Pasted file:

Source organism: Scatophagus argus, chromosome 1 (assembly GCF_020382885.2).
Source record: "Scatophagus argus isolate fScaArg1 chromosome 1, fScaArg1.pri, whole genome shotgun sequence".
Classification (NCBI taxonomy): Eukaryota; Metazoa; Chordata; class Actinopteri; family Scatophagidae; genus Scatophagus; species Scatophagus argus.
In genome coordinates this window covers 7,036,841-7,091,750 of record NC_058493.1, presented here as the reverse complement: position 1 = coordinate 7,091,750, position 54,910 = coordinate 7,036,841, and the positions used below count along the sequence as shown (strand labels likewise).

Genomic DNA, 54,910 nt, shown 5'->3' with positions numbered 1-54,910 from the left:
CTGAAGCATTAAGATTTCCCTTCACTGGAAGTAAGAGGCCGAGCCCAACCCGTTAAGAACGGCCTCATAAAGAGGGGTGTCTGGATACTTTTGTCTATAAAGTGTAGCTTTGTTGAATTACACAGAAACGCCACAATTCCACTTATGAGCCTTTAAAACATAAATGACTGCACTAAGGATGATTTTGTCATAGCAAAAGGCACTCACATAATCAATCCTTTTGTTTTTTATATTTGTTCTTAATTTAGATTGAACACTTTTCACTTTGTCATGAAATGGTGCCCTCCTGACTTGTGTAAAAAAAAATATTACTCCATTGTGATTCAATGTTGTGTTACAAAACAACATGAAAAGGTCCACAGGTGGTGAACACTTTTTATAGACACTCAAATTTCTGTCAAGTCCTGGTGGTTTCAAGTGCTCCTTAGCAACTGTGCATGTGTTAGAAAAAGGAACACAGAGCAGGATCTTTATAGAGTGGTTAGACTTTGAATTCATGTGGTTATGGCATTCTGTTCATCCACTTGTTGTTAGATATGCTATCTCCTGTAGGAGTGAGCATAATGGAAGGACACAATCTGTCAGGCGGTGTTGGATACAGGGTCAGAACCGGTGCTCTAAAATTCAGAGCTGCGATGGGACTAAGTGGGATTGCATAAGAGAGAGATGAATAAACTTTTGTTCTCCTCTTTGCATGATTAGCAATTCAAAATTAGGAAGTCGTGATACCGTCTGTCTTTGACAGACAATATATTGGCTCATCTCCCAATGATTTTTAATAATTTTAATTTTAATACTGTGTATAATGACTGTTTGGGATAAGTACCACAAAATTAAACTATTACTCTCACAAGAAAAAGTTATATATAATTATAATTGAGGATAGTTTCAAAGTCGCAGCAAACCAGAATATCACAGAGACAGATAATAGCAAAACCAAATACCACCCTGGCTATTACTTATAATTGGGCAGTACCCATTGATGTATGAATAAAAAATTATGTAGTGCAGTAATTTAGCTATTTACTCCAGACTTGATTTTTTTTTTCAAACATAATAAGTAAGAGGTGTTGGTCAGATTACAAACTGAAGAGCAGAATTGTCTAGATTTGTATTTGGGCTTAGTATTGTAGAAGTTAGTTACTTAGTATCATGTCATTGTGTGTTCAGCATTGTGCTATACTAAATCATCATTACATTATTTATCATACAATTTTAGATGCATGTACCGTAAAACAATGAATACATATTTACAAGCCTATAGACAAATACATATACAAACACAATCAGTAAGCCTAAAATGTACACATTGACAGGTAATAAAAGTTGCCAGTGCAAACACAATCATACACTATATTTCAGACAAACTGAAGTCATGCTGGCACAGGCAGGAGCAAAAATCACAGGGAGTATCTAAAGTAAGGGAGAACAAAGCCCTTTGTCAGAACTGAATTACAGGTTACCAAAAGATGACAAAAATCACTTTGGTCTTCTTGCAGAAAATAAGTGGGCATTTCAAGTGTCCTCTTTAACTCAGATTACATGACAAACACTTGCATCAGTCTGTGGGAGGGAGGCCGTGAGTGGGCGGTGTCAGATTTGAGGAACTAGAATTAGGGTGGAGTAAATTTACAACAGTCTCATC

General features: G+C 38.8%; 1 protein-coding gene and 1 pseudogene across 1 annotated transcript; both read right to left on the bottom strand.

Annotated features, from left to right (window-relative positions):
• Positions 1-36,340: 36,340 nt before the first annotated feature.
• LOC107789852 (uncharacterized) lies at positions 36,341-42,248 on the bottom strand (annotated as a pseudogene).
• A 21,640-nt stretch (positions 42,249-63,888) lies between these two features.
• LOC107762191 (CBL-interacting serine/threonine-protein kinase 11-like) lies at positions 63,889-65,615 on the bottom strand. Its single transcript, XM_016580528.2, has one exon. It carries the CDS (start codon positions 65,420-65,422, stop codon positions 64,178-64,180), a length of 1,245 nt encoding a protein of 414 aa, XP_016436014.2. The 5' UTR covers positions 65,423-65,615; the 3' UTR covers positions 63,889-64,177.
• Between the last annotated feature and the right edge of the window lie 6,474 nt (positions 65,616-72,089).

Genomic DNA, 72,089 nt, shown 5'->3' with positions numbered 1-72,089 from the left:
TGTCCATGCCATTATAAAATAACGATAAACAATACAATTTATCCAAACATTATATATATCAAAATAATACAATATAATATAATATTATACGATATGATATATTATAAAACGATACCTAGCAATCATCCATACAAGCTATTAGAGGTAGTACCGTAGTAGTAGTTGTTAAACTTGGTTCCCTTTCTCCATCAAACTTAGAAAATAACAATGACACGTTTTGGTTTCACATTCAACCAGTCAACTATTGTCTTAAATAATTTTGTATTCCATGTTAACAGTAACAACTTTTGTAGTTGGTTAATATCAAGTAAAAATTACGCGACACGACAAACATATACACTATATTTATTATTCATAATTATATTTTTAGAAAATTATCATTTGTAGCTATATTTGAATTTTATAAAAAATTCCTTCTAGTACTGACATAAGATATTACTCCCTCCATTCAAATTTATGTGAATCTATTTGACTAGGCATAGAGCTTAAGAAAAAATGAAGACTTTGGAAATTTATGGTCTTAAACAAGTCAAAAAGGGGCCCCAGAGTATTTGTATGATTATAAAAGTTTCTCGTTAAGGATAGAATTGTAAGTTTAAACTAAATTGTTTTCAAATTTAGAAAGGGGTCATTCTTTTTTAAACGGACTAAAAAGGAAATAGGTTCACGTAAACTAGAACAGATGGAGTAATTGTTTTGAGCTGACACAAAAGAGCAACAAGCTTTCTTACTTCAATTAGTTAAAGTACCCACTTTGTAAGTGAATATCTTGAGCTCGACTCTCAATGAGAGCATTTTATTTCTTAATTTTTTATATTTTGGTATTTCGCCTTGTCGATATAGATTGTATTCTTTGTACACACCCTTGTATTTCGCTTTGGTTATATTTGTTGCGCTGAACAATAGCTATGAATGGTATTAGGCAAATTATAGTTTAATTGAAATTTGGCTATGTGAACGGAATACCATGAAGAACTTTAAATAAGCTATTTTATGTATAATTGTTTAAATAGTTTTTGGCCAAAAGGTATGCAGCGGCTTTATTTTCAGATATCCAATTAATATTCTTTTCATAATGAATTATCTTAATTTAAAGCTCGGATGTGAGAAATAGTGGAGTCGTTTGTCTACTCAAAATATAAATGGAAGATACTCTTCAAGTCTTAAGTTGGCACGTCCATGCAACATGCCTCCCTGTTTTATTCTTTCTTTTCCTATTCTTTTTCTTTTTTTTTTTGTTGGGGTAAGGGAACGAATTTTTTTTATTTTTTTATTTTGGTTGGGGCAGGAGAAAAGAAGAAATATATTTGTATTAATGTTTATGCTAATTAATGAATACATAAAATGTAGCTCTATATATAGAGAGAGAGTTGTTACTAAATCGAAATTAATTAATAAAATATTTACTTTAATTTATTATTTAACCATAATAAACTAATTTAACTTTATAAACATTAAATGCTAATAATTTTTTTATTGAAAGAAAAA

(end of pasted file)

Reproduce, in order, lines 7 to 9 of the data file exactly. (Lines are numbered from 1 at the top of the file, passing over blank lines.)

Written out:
General features: G+C 38.8%; 1 protein-coding gene and 1 pseudogene across 1 annotated transcript; both read right to left on the bottom strand.

Annotated features, from left to right (window-relative positions):
• Positions 1-36,340: 36,340 nt before the first annotated feature.